For those of you who live in Northern California and follow the NBA’s Golden State Warriors, I’m sure you’ve heard of the catchy phrase “strength in numbers.”
By popular definition, it simply means that a group of people have more influence or power than one person.
Of course, this can imply a variety of things depending on how you want to use it. But in the sporting world, it’s no secret that every major professional sports team depends on its fan base to provide them with an edge when playing at their home arena or stadium.
As an example, sticking with the basketball connection for now, the Warriors had a record-setting 73 regular-season wins, 39 of them at their home arena.
This was largely due to the players performing at such a high level yet bolstered by perhaps one of the loudest home-court crowds in the NBA.
However, they just couldn’t get that last post-season win, the victory that would have given them their second title in a row.
Instead, they ran into a Cleveland Cavaliers team that won its first NBA championship and became the only team ever to rally from a 3-1 series deficit to win the NBA Finals.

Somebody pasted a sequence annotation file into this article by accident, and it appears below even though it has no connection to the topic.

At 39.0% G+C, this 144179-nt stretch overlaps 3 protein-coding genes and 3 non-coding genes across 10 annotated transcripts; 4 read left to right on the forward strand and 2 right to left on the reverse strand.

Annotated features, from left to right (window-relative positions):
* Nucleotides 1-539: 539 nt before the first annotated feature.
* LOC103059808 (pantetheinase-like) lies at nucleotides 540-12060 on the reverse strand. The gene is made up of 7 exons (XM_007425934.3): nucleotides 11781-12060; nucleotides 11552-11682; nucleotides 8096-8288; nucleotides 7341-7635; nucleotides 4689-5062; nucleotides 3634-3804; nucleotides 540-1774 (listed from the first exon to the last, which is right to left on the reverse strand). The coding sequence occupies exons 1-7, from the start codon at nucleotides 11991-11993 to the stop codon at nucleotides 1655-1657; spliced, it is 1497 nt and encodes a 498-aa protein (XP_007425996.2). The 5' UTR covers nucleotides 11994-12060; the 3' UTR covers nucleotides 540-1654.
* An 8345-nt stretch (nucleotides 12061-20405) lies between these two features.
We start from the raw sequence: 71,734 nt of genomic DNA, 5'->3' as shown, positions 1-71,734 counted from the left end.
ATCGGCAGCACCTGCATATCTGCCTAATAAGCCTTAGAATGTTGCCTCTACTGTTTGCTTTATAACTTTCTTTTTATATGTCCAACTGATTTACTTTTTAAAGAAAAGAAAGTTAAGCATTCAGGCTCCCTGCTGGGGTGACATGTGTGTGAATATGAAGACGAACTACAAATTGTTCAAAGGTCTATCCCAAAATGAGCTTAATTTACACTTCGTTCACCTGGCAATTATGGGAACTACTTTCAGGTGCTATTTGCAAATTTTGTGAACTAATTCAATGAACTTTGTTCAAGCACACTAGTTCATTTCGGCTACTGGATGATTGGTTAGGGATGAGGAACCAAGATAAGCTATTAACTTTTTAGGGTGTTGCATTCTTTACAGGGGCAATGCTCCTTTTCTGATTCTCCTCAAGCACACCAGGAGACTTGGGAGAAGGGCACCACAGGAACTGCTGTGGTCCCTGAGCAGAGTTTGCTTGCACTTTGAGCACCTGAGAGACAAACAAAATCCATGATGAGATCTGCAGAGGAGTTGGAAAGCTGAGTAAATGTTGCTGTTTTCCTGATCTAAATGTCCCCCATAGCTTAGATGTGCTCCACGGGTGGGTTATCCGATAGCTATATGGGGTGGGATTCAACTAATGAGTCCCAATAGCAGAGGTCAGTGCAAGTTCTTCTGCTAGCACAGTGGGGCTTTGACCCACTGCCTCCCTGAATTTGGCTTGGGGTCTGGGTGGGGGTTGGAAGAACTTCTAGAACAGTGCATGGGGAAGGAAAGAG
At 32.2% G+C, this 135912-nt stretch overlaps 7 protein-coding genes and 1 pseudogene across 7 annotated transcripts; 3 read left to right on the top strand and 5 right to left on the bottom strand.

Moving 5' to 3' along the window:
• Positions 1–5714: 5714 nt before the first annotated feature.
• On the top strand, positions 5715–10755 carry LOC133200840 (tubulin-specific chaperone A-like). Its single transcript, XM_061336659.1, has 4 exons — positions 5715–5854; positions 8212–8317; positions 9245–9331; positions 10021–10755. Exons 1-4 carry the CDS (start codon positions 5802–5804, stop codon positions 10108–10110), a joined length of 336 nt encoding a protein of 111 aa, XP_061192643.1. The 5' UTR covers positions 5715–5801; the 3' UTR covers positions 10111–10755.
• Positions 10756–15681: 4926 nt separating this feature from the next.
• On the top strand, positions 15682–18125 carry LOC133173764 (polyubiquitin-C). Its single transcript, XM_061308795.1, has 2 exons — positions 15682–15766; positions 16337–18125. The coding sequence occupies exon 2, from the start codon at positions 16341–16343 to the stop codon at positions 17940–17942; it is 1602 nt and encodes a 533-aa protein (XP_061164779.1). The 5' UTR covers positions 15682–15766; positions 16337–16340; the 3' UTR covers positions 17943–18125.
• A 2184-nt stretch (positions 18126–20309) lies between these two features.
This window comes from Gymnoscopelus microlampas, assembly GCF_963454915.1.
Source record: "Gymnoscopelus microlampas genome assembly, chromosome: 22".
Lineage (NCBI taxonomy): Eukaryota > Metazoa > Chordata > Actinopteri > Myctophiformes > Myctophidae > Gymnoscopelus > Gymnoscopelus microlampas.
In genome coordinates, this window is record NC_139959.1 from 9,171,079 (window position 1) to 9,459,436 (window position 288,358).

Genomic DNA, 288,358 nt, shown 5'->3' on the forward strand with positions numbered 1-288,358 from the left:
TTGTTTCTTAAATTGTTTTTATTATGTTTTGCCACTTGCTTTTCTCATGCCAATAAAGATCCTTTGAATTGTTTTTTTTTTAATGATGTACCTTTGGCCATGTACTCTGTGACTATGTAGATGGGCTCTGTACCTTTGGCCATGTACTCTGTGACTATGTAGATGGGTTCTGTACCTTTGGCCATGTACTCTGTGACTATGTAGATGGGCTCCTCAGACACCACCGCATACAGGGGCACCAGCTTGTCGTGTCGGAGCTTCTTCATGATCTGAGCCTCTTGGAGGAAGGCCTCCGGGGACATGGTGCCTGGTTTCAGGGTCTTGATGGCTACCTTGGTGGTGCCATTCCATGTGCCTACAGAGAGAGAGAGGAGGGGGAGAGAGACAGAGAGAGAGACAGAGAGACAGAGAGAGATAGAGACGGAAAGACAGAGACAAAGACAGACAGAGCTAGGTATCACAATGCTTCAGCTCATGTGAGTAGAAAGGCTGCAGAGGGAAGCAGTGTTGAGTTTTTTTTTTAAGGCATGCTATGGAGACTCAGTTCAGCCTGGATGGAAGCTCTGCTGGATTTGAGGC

Where am I going with this?
There’s all sorts of fun ways to analyze numbers. Both the Warriors and Cavaliers each did something special that no other team in NBA history was able to do.
Whether it’s old or new in the history books, certain statistics can hold up longer than others.
In the lending world, we often wonder if there’s “strength in statistics” because there’s no home-court or home-loan fan base to assist us in determining the best loan program or interest rate for you.
For instance, according to a past National Association of Realtors Profile of Home Buyers and Sellers report, the median tenure for a home seller over the last two-plus decades has been just six years.
In addition, from 1991-2015, the average yield on the 10-year Treasury note was 4.7 percent. Although recently, per the U.S. Treasury Department, the yield on the 10-year Treasury note was seen flirting with 1.60 percent.
Looking at these numbers, you should speak to your lender about the “strengths” of adjustable rate mortgages (ARMS).
If you fix your rate for either the initial seven or 10 years of the loan term, that would seem to cover the six-year median tenure statistic for a home seller and likely come with an even lower rate than the current ridiculously low 30-year fixed rates floating around today.
Speaking of “strength in ARMS,” my son’s Little League baseball team finished their season 23-0, winning both city and district titles for their age group.
While winning is definitely not everything at this level, like any other great achievements in team sports, it’s the strength in numbers that makes a difference. We’re proud of all the boys on this year’s team.